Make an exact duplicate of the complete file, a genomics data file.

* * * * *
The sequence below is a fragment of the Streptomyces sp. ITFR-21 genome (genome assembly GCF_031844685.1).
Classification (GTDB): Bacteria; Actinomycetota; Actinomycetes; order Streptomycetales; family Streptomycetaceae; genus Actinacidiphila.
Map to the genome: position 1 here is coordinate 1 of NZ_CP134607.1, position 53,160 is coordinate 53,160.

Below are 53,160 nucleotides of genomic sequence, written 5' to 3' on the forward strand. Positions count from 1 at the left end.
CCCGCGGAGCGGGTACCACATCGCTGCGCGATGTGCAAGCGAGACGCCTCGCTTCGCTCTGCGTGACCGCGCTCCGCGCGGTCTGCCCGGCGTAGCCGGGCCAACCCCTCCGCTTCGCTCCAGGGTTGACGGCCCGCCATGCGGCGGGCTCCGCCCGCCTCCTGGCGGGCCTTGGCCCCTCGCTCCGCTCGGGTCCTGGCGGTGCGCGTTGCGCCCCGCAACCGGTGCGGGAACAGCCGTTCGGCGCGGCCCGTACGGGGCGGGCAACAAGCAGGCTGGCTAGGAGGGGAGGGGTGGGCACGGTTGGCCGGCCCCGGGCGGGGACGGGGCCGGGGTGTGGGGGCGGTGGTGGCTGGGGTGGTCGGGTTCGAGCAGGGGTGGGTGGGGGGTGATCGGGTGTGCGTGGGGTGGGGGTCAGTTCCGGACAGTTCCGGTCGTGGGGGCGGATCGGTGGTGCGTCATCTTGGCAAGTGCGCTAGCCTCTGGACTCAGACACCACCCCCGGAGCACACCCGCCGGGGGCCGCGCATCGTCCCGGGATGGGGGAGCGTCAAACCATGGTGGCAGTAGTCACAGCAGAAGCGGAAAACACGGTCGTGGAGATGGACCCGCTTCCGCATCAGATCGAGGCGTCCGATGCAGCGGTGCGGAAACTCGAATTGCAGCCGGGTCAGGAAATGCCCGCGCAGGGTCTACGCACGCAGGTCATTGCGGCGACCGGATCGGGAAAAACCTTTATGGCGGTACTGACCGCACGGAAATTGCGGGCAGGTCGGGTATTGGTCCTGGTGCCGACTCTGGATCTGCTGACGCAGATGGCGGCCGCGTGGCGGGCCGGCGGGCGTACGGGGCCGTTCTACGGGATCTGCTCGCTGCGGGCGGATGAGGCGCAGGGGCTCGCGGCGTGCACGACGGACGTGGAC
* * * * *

The sequence below is a fragment of the Streptomyces sp. ITFR-21 genome (genome assembly GCF_031844685.1).
Classification (GTDB): Bacteria; Actinomycetota; Actinomycetes; order Streptomycetales; family Streptomycetaceae; genus Actinacidiphila.
Map to the genome: position 1 here is coordinate 1 of NZ_CP134607.1, position 53,160 is coordinate 53,160.

Below are 53,160 nucleotides of genomic sequence, written 5' to 3' on the forward strand. Positions count from 1 at the left end.
CCCGCGGAGCGGGTACCACATCGCTGCGCGATGTGCAAGCGAGACGCCTCGCTTCGCTCTGCGTGACCGCGCTCCGCGCGGTCTGCCCGGCGTAGCCGGGCCAACCCCTCCGCTTCGCTCCAGGGTTGACGGCCCGCCATGCGGCGGGCTCCGCCCGCCTCCTGGCGGGCCTTGGCCCCTCGCTCCGCTCGGGTCCTGGCGGTGCGCGTTGCGCCCCGCAACCGGTGCGGGAACAGCCGTTCGGCGCGGCCCGTACGGGGCGGGCAACAAGCAGGCTGGCTAGGAGGGGAGGGGTGGGCACGGTTGGCCGGCCCCGGGCGGGGACGGGGCCGGGGTGTGGGGGCGGTGGTGGCTGGGGTGGTCGGGTTCGAGCAGGGGTGGGTGGGGGGTGATCGGGTGTGCGTGGGGTGGGGGTCAGTTCCGGACAGTTCCGGTCGTGGGGGCGGATCGGTGGTGCGTCATCTTGGCAAGTGCGCTAGCCTCTGGACTCAGACACCACCCCCGGAGCACACCCGCCGGGGGCCGCGCATCGTCCCGGGATGGGGGAGCGTCAAACCATGGTGGCAGTAGTCACAGCAGAAGCGGAAAACACGGTCGTGGAGATGGACCCGCTTCCGCATCAGATCGAGGCGTCCGATGCAGCGGTGCGGAAACTCGAATTGCAGCCGGGTCAGGAAATGCCCGCGCAGGGTCTACGCACGCAGGTCATTGCGGCGACCGGATCGGGAAAAACCTTTATGGCGGTACTGACCGCACGGAAATTGCGGGCAGGTCGGGTATTGGTCCTGGTGCCGACTCTGGATCTGCTGACGCAGATGGCGGCCGCGTGGCGGGCCGGCGGGCGTACGGGGCCGTTCTACGGGATCTGCTCGCTGCGGGCGGATGAGGCGCAGGGGCTCGCGGCGTGCACGACGGACGTGGAC